Xingu River ray

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Xingu River ray
White-blotched River Stingray Potamotrygon leopoldi 2284px.jpg
Potamotrygon leopoldi.jpg
Scientific classification edit
Kingdom: Animalia
Phylum: Chordata
Class: Chondrichthyes
Order: Myliobatiformes
Family: Potamotrygonidae
Genus: Potamotrygon
P. leopoldi
Binomial name
Potamotrygon leopoldi

The Xingu River ray, white-blotched river stingray, or polka-dot stingray (Potamotrygon leopoldi) is a species of freshwater fish in the family Potamotrygonidae. It is endemic to the Xingu River basin in Brazil and prefers rocky bottoms.[1] It is sometimes kept in aquaria.[1] The Xingu river ray is a venomous stingray that contains venom localized at its dentine spine in its tail.[2] While the ray's venom composition does not change with maturation, the venom toxicity decreases as rays get older.[2] On the other hand, rays’ jaw shape, stiffness, and mineralization are strengthened with age, which allows mature rays the ability to consume hard-shelled invertebrates.[3] These changes in traits with maturation reflect the different pressures rays experience in terms of functions such as feeding and avoiding predation during different maturity stages.[2]

The fish is named in honor of King Leopold III (1901–1983) of Belgium, who sponsored many scientific studies at the Institut Royal des Sciences Naturelles de Belgique.[4]

Appearance and relatives[edit]

Potamotrygon leopoldi reaches up to 40 cm (16 in) in disc width,[5] 75 cm (30 in) in total length and 20 kg (44 lb) in weight.[6] Females grow larger than males.[7] It is closely related to the similar P. henlei from the Tocantins River basin and P. albimaculata from the Tapajós River basin.[8] Compared to P. henlei, P. leopoldi is deeper black above and its underparts are mostly brownish-dusky (large white center to underparts of P. henlei).[8][9] Compared to P. albimaculata, P. leopoldi has fewer and larger yellowish-white spots above.[8][9]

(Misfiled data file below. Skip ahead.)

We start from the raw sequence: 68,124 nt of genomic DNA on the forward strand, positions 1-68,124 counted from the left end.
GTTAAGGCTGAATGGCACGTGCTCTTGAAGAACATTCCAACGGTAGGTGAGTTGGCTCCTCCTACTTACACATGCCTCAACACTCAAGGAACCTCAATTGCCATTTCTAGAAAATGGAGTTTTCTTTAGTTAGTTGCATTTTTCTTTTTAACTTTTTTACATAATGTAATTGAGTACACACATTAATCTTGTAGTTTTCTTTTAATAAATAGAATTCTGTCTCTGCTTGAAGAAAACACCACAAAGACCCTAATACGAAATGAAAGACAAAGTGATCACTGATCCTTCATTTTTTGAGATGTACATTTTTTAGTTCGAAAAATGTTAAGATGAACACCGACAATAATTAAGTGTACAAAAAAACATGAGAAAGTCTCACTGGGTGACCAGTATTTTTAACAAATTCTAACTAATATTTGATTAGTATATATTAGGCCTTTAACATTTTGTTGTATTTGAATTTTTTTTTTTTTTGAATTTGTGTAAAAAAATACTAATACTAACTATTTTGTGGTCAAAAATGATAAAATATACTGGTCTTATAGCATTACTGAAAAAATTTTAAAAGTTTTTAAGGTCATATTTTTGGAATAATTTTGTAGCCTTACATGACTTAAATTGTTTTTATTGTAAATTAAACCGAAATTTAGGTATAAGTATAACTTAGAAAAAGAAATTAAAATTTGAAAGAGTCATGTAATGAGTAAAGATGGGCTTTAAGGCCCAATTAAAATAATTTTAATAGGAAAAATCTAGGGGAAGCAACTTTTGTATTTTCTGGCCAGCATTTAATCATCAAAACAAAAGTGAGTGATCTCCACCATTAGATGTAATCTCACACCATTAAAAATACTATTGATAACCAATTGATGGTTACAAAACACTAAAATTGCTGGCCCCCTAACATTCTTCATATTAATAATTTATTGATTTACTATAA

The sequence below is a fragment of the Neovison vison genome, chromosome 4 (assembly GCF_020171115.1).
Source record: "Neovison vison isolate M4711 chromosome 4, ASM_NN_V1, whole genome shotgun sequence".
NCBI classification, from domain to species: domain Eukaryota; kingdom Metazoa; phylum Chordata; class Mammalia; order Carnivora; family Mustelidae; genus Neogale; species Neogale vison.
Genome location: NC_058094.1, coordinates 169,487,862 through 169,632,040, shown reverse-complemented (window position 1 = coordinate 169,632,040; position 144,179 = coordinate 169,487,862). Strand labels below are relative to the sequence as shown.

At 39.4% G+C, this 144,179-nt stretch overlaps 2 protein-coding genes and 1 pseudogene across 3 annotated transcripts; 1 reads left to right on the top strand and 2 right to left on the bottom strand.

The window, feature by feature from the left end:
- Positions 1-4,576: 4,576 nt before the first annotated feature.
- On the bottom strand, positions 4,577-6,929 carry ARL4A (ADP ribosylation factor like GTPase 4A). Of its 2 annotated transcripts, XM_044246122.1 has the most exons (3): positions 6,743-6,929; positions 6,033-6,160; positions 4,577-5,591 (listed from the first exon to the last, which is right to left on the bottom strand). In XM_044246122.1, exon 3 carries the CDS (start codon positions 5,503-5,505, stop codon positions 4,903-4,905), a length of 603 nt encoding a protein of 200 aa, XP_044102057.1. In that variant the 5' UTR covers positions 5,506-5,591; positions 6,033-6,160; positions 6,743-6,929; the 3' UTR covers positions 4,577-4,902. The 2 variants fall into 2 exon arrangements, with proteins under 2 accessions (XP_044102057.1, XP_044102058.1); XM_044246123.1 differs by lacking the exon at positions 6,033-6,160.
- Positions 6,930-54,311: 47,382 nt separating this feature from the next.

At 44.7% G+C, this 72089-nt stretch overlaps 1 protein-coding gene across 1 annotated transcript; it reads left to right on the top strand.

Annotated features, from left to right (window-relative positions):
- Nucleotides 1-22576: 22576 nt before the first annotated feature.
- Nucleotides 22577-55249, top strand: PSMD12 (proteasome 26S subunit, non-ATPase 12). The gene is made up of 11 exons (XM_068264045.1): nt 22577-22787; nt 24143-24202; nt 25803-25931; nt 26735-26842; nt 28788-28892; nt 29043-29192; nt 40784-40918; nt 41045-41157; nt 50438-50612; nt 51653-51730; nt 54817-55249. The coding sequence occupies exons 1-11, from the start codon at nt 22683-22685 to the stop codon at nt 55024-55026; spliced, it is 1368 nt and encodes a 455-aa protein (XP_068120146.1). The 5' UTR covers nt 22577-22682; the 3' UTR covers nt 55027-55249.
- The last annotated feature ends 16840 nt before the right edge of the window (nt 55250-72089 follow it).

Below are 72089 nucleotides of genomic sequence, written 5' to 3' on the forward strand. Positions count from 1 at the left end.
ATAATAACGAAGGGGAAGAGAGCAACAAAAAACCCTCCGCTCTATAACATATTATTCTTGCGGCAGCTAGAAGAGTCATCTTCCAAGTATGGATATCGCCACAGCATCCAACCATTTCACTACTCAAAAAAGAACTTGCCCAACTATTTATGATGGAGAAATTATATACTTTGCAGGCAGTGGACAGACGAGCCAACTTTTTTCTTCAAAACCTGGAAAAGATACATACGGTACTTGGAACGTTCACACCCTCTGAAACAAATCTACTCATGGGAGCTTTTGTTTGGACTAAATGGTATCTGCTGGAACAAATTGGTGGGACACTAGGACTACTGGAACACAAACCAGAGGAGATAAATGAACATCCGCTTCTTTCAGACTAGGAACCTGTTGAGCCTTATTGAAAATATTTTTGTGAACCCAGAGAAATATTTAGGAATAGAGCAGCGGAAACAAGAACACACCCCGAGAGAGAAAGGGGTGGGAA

Potamotrygon leopoldi


  1. ^ a b c Charvet-Almeida, P.; Rosa, R.S.; Pinto de Almeida, M. (2009). "Potamotrygon leopoldi". IUCN Red List of Threatened Species. 2009: e.T39403A10226180. doi:10.2305/IUCN.UK.2009-2.RLTS.T39403A10226180.en. Retrieved 17 November 2021.
  2. ^ a b c Kirchhoff, Kim N.; Klingelhöfer, Ines; Dahse, Hans-Martin; Morlock, Gertrud; Wilke, Thomas (December 2014). "Maturity-related changes in venom toxicity of the freshwater stingray Potamotrygon leopoldi". Toxicon. 92: 97–101. doi:10.1016/j.toxicon.2014.10.011. PMID 25449099.
  3. ^ Rutledge, Kelsi M.; Summers, Adam P.; Kolmann, Matthew A. (June 2019). "Killing them softly: Ontogeny of jaw mechanics and stiffness in mollusk‐feeding freshwater stingrays". Journal of Morphology. 280 (6): 796–808. doi:10.1002/jmor.20984. ISSN 0362-2525. PMID 30950541.
  4. ^ Christopher Scharpf & Kenneth J. Lazara (22 September 2018). "Order MYLIOBATIFORMES (Stingrays)". The ETYFish Project Fish Name Etymology Database. Christopher Scharpf and Kenneth J. Lazara. Retrieved 11 November 2021.
  5. ^ Froese, Rainer; Pauly, Daniel (eds.) (2017). "Potamotrygon leopoldi" in FishBase. February 2017 version.
  6. ^ Fishing World-records: Potamotrygon leopoldi. Retrieved 22 February 2017.
  7. ^ "Polka-dot stingray, Potamotrygon leopoldi". Animals. Dallas World Aquarium. Retrieved 25 January 2016.
  8. ^ a b c Carvalho, M.R.d. (2016): Description of two extraordinary new species of freshwater stingrays of the genus Potamotrygon endemic to the rio Tapajós basin, Brazil (Chondrichthyes: Potamotrygonidae), with notes on other Tapajós stingrays. Zootaxa, 4167 (1): 1–63.
  9. ^ a b Ramos, H.A.C. (May 2017), Commercial species of freshwater stingrays in Brazil, Department of Sustainable Use of Biodiversity and Forests, Brazilian Institute of Environment and Renewable Natural Resources and Ministry of the Environment, pp. 1–33